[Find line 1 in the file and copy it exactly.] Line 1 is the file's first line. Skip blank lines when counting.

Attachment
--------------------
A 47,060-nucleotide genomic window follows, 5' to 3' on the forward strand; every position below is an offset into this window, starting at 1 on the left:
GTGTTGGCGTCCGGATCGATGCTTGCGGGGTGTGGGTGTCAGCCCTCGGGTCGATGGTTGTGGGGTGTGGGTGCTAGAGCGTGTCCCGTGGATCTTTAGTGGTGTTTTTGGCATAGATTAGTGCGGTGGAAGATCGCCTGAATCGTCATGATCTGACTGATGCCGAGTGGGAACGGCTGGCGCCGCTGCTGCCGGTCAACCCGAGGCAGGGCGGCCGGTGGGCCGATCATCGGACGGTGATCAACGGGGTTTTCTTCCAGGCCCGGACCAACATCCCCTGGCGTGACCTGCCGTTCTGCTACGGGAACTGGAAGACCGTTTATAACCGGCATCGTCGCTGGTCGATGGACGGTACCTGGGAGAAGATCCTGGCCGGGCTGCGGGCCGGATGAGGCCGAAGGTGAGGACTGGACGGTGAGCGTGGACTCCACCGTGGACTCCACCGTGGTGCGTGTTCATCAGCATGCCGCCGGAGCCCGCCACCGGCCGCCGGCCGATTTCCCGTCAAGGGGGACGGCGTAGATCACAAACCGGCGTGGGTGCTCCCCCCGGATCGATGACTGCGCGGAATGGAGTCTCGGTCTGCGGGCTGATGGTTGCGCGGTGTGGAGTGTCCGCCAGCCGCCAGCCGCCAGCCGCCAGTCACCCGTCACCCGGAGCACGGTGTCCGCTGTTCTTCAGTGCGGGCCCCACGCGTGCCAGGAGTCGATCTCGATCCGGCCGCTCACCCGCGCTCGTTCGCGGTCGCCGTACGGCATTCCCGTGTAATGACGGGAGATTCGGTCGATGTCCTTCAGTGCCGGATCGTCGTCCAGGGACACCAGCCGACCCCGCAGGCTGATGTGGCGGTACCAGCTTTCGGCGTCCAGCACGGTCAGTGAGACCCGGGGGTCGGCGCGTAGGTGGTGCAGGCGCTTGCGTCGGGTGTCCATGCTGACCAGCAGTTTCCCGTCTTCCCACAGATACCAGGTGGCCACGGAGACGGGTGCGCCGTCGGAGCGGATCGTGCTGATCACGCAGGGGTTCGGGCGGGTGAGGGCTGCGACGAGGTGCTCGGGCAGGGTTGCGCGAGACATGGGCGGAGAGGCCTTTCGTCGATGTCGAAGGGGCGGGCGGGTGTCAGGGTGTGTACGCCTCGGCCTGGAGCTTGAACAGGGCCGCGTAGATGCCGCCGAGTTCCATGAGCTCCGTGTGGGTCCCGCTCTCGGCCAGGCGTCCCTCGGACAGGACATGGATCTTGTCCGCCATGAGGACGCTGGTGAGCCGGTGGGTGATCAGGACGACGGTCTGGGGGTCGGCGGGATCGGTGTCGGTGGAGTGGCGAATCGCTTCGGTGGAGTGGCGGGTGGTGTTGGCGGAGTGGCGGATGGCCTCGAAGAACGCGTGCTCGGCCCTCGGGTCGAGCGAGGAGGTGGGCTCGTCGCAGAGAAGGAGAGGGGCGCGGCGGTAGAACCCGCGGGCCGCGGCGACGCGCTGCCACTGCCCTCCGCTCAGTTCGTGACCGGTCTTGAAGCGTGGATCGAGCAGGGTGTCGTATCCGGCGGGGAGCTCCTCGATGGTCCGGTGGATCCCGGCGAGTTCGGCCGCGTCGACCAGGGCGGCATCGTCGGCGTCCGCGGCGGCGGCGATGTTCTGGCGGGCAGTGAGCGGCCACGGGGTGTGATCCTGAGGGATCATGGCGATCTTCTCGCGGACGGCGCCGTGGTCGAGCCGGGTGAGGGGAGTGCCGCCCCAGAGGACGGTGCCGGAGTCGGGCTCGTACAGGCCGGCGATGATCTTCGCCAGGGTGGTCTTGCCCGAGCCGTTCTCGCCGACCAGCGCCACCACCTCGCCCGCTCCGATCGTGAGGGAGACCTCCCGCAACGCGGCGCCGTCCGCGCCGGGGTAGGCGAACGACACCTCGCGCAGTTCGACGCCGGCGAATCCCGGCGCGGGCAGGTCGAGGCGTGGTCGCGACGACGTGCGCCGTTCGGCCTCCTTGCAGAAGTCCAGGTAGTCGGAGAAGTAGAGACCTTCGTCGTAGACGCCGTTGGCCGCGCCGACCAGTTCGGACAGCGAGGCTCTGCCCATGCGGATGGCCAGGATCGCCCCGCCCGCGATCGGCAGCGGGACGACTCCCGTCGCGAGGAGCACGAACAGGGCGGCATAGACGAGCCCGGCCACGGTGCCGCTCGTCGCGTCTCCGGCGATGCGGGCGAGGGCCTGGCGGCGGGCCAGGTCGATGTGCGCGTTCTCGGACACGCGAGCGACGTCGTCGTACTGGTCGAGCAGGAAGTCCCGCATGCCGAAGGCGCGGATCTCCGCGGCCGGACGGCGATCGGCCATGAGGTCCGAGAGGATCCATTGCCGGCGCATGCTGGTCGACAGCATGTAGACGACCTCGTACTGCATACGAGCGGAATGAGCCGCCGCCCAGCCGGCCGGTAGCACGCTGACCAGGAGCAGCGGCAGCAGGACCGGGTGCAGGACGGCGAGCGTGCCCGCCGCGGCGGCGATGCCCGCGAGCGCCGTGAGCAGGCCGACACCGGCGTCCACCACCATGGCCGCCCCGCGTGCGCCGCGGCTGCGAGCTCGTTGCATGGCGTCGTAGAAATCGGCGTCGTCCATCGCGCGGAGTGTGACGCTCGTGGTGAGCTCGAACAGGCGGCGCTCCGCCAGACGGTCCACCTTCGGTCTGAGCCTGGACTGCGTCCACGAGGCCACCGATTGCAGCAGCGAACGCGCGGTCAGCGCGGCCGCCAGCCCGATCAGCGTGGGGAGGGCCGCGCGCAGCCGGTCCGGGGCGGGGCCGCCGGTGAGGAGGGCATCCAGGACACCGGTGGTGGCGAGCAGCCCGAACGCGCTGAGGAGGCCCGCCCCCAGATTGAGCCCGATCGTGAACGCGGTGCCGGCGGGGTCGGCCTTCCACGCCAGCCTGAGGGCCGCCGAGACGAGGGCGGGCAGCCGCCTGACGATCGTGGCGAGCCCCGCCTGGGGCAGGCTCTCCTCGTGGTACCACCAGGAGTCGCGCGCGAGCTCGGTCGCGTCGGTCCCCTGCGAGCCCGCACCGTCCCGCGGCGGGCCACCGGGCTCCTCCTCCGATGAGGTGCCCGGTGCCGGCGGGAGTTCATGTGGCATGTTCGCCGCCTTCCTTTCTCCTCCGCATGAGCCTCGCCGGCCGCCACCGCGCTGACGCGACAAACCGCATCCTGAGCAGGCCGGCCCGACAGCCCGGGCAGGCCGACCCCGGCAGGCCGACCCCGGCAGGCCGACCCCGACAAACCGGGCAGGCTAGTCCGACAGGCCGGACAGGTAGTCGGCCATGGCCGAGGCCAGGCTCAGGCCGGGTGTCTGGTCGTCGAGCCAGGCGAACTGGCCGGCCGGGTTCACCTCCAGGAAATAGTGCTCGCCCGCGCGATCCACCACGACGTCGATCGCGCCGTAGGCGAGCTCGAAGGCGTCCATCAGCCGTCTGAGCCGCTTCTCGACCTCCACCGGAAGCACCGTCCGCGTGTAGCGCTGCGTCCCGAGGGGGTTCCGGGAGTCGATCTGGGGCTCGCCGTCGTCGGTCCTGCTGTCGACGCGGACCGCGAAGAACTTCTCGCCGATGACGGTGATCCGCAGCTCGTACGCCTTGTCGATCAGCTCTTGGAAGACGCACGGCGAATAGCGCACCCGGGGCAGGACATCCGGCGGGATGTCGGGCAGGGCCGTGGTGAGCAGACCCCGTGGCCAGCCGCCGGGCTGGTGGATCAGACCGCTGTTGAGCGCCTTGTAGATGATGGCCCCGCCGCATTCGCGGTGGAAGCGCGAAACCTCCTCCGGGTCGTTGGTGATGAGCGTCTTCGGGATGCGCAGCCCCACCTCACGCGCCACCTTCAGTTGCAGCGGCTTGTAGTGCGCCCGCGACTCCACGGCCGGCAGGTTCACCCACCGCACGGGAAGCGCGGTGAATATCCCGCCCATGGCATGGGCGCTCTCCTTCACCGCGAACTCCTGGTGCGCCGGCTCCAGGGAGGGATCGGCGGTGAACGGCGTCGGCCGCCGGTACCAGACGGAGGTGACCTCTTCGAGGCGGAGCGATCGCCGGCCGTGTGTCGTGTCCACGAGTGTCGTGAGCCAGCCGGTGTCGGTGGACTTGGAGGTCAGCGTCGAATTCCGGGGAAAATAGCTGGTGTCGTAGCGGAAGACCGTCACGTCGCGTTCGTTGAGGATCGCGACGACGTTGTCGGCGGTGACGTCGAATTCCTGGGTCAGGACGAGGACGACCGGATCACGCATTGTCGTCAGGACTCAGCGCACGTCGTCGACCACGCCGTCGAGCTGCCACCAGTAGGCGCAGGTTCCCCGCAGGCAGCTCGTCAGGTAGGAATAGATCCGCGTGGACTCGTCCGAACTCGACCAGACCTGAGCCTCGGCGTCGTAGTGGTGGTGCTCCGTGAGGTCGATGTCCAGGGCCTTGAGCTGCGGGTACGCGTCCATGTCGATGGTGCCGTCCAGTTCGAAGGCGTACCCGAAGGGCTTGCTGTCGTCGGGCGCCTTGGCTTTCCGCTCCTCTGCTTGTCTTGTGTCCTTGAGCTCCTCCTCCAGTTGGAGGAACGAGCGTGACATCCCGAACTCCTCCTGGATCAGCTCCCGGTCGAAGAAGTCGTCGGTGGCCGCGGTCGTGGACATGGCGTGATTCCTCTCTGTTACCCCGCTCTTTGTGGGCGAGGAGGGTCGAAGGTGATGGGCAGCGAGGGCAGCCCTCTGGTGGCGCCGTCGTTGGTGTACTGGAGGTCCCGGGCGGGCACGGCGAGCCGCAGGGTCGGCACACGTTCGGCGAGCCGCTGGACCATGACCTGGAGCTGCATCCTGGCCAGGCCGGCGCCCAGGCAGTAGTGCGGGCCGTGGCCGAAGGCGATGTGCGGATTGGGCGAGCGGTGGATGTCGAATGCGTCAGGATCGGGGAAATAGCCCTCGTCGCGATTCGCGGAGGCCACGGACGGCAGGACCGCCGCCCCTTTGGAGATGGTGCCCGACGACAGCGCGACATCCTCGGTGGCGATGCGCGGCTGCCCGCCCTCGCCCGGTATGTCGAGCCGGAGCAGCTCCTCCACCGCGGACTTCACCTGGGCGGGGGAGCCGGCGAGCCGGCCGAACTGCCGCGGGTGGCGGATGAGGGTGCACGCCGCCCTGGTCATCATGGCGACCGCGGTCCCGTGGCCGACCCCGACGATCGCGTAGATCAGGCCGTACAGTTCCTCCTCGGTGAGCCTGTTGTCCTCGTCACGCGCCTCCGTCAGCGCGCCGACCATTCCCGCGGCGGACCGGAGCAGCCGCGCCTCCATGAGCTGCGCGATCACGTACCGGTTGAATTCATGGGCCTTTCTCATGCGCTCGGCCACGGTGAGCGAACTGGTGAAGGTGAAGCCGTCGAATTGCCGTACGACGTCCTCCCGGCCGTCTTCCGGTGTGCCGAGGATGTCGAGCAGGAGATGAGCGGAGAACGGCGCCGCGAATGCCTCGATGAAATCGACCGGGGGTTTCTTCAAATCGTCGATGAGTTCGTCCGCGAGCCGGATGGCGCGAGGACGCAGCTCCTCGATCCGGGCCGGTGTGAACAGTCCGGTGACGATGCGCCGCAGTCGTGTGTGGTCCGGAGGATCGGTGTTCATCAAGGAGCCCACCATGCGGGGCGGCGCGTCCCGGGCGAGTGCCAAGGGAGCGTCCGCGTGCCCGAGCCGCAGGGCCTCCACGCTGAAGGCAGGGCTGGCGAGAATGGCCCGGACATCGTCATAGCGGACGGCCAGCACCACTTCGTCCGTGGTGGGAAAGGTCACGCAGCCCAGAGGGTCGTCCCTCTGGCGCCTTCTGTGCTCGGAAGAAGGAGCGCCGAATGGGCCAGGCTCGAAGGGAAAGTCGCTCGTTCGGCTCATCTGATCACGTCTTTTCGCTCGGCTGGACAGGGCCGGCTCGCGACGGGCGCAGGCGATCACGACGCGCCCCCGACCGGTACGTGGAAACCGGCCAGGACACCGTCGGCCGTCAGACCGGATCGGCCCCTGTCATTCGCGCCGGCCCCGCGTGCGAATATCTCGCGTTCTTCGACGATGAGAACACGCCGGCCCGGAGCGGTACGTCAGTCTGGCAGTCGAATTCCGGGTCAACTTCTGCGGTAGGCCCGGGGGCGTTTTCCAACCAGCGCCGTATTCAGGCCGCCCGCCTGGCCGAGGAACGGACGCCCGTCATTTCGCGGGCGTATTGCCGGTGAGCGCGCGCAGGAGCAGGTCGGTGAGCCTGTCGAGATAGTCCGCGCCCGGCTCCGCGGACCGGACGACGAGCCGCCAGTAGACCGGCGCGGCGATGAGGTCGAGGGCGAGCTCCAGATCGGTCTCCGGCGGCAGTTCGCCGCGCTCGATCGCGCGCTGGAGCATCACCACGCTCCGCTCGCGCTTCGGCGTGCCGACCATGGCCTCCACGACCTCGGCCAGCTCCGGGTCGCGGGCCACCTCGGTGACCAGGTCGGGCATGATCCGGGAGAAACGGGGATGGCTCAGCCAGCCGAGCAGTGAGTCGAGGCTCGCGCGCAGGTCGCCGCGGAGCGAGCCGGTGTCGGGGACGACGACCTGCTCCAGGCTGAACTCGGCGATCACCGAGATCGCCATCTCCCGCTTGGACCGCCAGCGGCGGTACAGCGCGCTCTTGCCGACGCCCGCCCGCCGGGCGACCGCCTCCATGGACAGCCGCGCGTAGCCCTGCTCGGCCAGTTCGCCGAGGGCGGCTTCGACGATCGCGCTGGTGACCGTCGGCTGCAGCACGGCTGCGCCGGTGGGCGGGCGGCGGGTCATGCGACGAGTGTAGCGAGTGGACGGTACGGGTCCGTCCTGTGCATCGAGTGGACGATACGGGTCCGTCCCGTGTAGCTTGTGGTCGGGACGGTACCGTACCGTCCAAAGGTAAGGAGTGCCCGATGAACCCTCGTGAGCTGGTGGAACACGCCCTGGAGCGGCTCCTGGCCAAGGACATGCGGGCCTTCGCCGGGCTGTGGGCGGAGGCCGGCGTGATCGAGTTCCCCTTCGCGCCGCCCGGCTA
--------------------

A 47,060-nucleotide genomic window follows, 5' to 3' on the forward strand; every position below is an offset into this window, starting at 1 on the left: